The lady clapped her hands shamelessly before leaning on Nonso to laugh. Nonso was quiet.

‘Nonso, so this is the reason you abandoned me. For this. I’m sure you offered yourself to her so easily. Shame!’ She was insulting Nonso.

Urie ran upstairs to pick her bag. Her chest burnt of provocation; she paced about in the room. At the apex, she opened the briefcase and took ten bundles.

 

Downstairs, she was more ashamed to see Nonso still entangled with the woman. Her words were lost. As she walked further to leave, Nonso caught her,

‘We need to search your bag.’

The lady supported him and immediately snatched the bag from her hand and poured everything out of her bag by a corner. ‘Make-up, make-up everywhere inside your rubbish bag, chin-gum girl.’ She cursed.

Urie sobbed as they ran their hands through the few things that fell out as if more things were hidden but not seen. ‘You will pay for this Nonso!’ she refilled her bag with her things and departed them.

Immediately she left his building and got to the end of the street, she ran into a bush path by the right, straight to the farm. She found herself in her mother’s farm, opened her bag and poured out the bundles of money. She was well hidden by the flourishing cassava leaves. How the money got in the bag, one must wonder.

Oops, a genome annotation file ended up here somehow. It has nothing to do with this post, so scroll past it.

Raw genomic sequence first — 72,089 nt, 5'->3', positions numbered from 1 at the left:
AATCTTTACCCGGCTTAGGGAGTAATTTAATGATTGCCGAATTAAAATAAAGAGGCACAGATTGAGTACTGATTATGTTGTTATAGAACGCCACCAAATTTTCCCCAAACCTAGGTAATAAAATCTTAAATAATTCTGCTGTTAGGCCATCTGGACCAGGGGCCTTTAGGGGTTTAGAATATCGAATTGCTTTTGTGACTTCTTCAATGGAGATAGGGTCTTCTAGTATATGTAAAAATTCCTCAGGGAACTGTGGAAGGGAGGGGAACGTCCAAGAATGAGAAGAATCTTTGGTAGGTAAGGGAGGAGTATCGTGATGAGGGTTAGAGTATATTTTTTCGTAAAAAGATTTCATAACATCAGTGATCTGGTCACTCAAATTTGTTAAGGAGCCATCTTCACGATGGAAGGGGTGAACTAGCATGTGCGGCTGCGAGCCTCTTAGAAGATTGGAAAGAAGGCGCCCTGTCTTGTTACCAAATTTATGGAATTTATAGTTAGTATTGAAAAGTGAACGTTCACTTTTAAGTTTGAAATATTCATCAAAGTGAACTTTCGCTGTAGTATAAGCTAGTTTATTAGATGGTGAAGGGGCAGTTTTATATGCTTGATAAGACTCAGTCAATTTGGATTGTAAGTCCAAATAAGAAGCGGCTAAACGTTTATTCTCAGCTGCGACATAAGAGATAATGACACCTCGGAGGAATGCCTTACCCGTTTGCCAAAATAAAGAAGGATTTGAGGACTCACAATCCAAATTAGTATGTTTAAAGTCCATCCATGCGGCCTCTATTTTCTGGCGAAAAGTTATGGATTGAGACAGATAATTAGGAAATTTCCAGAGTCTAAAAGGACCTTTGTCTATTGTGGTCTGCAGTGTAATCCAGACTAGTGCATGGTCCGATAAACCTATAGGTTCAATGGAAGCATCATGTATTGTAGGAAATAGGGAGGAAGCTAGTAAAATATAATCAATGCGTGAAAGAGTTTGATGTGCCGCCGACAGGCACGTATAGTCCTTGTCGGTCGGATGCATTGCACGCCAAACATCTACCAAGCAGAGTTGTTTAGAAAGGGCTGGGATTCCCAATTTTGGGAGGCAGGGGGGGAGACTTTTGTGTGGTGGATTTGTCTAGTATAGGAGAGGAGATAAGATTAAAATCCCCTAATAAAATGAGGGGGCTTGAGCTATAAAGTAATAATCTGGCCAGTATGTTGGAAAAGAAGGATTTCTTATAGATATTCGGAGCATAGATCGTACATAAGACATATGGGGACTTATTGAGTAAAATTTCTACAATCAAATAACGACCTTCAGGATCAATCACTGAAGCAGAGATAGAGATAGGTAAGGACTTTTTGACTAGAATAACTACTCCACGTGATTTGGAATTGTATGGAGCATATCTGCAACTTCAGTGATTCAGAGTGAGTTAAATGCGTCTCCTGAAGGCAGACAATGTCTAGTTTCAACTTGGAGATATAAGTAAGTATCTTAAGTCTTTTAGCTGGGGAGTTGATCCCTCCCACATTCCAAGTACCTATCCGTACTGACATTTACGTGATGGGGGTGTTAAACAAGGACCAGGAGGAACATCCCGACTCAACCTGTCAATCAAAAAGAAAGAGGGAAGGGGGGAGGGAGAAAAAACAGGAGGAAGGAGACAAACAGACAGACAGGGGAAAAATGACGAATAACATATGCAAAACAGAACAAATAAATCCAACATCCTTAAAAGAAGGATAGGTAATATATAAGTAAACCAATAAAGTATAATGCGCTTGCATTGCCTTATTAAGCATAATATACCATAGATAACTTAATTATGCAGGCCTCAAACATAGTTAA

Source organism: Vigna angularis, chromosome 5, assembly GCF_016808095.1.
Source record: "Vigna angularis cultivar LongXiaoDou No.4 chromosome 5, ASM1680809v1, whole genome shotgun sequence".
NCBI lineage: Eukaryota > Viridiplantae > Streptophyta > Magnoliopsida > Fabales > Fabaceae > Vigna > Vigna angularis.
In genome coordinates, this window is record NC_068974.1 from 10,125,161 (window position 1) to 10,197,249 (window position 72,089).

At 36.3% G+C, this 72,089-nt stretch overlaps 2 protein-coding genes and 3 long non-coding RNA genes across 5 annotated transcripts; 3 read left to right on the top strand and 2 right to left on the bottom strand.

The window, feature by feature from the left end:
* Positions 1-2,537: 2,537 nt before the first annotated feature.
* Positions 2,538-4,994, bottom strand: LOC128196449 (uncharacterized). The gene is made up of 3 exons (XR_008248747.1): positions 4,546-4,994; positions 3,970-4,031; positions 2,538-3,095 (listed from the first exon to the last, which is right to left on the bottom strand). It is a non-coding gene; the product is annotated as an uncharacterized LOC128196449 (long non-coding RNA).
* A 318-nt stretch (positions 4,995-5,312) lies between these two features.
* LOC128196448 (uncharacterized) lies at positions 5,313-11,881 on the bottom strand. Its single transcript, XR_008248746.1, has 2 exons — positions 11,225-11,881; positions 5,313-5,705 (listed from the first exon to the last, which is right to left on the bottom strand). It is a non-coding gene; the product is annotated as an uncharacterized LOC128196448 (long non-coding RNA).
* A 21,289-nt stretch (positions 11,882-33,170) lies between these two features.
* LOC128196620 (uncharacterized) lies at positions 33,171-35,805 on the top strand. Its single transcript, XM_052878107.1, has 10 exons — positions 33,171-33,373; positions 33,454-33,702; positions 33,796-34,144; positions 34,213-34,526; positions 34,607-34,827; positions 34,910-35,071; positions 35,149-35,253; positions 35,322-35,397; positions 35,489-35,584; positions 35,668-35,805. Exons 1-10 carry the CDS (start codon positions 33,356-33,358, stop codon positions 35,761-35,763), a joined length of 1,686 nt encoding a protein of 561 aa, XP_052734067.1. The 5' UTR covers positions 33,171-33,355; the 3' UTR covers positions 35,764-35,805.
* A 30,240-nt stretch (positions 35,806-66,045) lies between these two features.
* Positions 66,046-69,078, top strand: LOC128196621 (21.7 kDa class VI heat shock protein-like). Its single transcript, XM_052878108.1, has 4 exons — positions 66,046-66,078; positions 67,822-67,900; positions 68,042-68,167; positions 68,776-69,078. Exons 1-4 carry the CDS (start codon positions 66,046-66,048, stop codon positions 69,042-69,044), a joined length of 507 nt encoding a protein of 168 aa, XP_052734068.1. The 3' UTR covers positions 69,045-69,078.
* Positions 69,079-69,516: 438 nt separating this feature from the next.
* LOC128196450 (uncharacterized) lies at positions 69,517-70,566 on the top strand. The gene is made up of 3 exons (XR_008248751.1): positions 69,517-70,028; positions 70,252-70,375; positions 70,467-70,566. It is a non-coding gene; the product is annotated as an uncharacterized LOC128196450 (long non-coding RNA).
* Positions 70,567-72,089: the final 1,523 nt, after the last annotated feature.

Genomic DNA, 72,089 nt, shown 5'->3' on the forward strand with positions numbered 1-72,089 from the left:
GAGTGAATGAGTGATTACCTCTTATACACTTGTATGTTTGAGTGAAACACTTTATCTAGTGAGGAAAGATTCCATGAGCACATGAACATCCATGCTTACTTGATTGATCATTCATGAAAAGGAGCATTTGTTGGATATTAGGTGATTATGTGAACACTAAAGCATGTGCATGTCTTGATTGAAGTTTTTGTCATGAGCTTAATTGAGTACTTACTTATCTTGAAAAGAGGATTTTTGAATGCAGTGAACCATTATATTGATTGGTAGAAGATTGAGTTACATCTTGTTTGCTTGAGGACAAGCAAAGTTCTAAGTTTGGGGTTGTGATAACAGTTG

While pacing in Nonso’s bedroom in anger, Urie had taken ten bundles of money and stacked in her bag, on a second thought, she figured she might be caught. She stared through the open window to think before… Eureka! A smart plan. What she did was to throw the bundles down the window of the storey building one after the other. Once they had searched her bag and let her go and returned to languish in their fornication, Urie slammed the door and looked around. No one else was in the compound and her calculation was valid. She tiptoed to the far end of the building where the window was and picked up the money. She ran like a cheetah afterwards.